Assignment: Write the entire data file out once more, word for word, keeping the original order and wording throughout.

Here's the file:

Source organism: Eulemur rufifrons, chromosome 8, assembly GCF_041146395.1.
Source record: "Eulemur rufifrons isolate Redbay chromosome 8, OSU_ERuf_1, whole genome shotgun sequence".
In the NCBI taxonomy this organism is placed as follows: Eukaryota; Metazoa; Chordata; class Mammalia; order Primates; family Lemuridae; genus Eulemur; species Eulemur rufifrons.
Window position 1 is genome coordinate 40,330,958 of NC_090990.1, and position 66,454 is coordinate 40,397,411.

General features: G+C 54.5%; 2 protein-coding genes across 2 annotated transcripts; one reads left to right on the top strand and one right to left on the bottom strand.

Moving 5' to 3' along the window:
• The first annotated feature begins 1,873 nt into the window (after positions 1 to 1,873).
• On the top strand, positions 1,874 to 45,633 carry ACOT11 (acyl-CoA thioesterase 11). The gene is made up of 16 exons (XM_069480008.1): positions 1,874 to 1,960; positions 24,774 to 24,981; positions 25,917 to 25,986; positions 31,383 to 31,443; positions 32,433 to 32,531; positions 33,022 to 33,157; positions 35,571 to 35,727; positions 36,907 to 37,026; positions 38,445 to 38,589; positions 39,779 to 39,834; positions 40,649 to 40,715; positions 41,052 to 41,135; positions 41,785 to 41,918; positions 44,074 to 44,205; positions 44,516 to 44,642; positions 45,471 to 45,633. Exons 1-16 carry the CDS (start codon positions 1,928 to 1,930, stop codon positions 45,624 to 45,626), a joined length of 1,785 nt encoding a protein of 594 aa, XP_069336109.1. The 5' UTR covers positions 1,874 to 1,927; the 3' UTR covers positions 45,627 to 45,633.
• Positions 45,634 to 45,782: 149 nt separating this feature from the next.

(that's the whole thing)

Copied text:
Source organism: Eulemur rufifrons, chromosome 8, assembly GCF_041146395.1.
Source record: "Eulemur rufifrons isolate Redbay chromosome 8, OSU_ERuf_1, whole genome shotgun sequence".
In the NCBI taxonomy this organism is placed as follows: Eukaryota; Metazoa; Chordata; class Mammalia; order Primates; family Lemuridae; genus Eulemur; species Eulemur rufifrons.
Window position 1 is genome coordinate 40,330,958 of NC_090990.1, and position 66,454 is coordinate 40,397,411.

General features: G+C 54.5%; 2 protein-coding genes across 2 annotated transcripts; one reads left to right on the top strand and one right to left on the bottom strand.

Moving 5' to 3' along the window:
• The first annotated feature begins 1,873 nt into the window (after positions 1 to 1,873).
• On the top strand, positions 1,874 to 45,633 carry ACOT11 (acyl-CoA thioesterase 11). The gene is made up of 16 exons (XM_069480008.1): positions 1,874 to 1,960; positions 24,774 to 24,981; positions 25,917 to 25,986; positions 31,383 to 31,443; positions 32,433 to 32,531; positions 33,022 to 33,157; positions 35,571 to 35,727; positions 36,907 to 37,026; positions 38,445 to 38,589; positions 39,779 to 39,834; positions 40,649 to 40,715; positions 41,052 to 41,135; positions 41,785 to 41,918; positions 44,074 to 44,205; positions 44,516 to 44,642; positions 45,471 to 45,633. Exons 1-16 carry the CDS (start codon positions 1,928 to 1,930, stop codon positions 45,624 to 45,626), a joined length of 1,785 nt encoding a protein of 594 aa, XP_069336109.1. The 5' UTR covers positions 1,874 to 1,927; the 3' UTR covers positions 45,627 to 45,633.
• Positions 45,634 to 45,782: 149 nt separating this feature from the next.